Skip navigation

Summary Report for:
21-2021.00 - Directors, Religious Activities and Education

Plan, direct, or coordinate programs designed to promote the religious education or activities of a denominational group. May provide counseling and guidance relative to marital, health, financial, and religious problems.

Sample of reported job titles: Children's Ministries Director, Christian Education Director, Religious Education Director, Christian Education Minister, Youth Ministry Director, Youth Pastor, Youth Director, Associate Pastor, Children's Minister, Women's Ministry Director

View report: Summary  Details  Custom

Tasks  |  Tools & Technology  |  Knowledge  |  Skills  |  Abilities  |  Work Activities  |  Work Context  |  Job Zone  |  Education  |  Credentials  |  Interests  |  Work Styles  |  Work Values  |  Related Occupations  |  Wages & Employment  |  Job Openings

Tasks

  • Identify and recruit potential volunteer workers.
  • Train and supervise religious education instructional staff.
  • Develop or direct study courses or religious education programs within congregations.
  • Select appropriate curricula or class structures for educational programs.
  • Implement program plans by ordering needed materials, scheduling speakers, reserving space, or handling other administrative details.
  • Counsel individuals regarding interpersonal, health, financial, or religious problems.
  • Analyze member participation or changes in congregational emphasis to determine needs for religious education.
  • Collaborate with other ministry members to establish goals and objectives for religious education programs or to develop ways to encourage program participation.
  • Schedule special events such as camps, conferences, meetings, seminars, or retreats.
  • Confer with clergy members, congregational officials, or congregational organizations to encourage support of or participation in religious education activities.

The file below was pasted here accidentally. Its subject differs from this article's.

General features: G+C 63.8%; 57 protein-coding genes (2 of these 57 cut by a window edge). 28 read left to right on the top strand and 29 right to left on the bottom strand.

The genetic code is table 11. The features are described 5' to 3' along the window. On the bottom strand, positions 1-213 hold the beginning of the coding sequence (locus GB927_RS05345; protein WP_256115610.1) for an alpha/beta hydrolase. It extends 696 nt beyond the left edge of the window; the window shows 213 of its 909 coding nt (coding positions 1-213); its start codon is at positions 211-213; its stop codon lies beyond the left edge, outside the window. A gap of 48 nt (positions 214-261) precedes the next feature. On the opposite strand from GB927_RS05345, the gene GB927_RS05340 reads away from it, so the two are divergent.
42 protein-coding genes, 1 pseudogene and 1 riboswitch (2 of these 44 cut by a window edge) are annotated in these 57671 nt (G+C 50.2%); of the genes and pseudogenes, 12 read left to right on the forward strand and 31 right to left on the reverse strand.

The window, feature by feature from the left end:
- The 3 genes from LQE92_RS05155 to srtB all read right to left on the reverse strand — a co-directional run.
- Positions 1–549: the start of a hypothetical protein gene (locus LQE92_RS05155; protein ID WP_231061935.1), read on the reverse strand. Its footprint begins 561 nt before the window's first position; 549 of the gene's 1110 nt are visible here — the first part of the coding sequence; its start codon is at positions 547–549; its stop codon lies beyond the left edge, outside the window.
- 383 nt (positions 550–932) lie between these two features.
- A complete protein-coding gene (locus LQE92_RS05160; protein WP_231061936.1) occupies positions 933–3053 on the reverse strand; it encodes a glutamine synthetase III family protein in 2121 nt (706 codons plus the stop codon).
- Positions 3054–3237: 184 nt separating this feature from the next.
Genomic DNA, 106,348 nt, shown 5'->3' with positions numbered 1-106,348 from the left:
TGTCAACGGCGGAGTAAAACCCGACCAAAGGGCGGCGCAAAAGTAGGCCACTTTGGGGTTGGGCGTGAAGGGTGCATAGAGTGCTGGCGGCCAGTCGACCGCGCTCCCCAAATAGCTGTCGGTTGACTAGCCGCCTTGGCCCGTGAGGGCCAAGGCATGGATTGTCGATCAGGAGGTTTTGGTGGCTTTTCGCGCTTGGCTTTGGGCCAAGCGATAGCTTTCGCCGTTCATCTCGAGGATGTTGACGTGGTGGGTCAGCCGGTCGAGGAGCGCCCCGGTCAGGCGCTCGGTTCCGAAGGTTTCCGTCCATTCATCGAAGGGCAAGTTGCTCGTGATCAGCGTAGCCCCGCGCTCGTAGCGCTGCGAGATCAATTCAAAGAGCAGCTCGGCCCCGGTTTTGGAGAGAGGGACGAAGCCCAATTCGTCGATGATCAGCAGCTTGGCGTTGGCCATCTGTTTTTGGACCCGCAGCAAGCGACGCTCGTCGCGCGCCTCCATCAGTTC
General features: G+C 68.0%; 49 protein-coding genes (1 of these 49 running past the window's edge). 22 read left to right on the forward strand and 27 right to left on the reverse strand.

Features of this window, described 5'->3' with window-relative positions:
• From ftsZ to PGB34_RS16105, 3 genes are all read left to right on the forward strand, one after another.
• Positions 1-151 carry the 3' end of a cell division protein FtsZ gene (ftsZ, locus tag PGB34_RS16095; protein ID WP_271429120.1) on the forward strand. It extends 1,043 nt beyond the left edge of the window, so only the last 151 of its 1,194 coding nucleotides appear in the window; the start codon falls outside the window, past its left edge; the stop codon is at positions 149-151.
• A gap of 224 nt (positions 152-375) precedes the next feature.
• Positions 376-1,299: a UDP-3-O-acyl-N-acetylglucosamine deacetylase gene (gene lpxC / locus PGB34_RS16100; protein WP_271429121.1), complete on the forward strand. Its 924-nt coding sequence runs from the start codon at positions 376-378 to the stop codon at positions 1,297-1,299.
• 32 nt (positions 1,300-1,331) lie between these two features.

back to top

Tools & Technology

Tools used in this occupation:

Desktop computers
Laser printers — Computer laser printers
Mobile phones — Smart phones
Notebook computers — Laptop computers
Personal computers

Technology used in this occupation:

Electronic mail software — Email software; Microsoft Outlook
Office suite software — Microsoft Office software
Spreadsheet software — Microsoft Excel
Web page creation and editing software — Facebook *; Website development software
Word processing software — Microsoft Word

* Software developed by a government agency and/or distributed as freeware or shareware.

back to top

Knowledge

Administration and Management — Knowledge of business and management principles involved in strategic planning, resource allocation, human resources modeling, leadership technique, production methods, and coordination of people and resources.
Education and Training — Knowledge of principles and methods for curriculum and training design, teaching and instruction for individuals and groups, and the measurement of training effects.
English Language — Knowledge of the structure and content of the English language including the meaning and spelling of words, rules of composition, and grammar.
Customer and Personal Service — Knowledge of principles and processes for providing customer and personal services. This includes customer needs assessment, meeting quality standards for services, and evaluation of customer satisfaction.
Clerical — Knowledge of administrative and clerical procedures and systems such as word processing, managing files and records, stenography and transcription, designing forms, and other office procedures and terminology.
Personnel and Human Resources — Knowledge of principles and procedures for personnel recruitment, selection, training, compensation and benefits, labor relations and negotiation, and personnel information systems.
Psychology — Knowledge of human behavior and performance; individual differences in ability, personality, and interests; learning and motivation; psychological research methods; and the assessment and treatment of behavioral and affective disorders.
Public Safety and Security — Knowledge of relevant equipment, policies, procedures, and strategies to promote effective local, state, or national security operations for the protection of people, data, property, and institutions.

back to top

Skills

Speaking — Talking to others to convey information effectively.
Active Listening — Giving full attention to what other people are saying, taking time to understand the points being made, asking questions as appropriate, and not interrupting at inappropriate times.
Coordination — Adjusting actions in relation to others' actions.
Social Perceptiveness — Being aware of others' reactions and understanding why they react as they do.
Time Management — Managing one's own time and the time of others.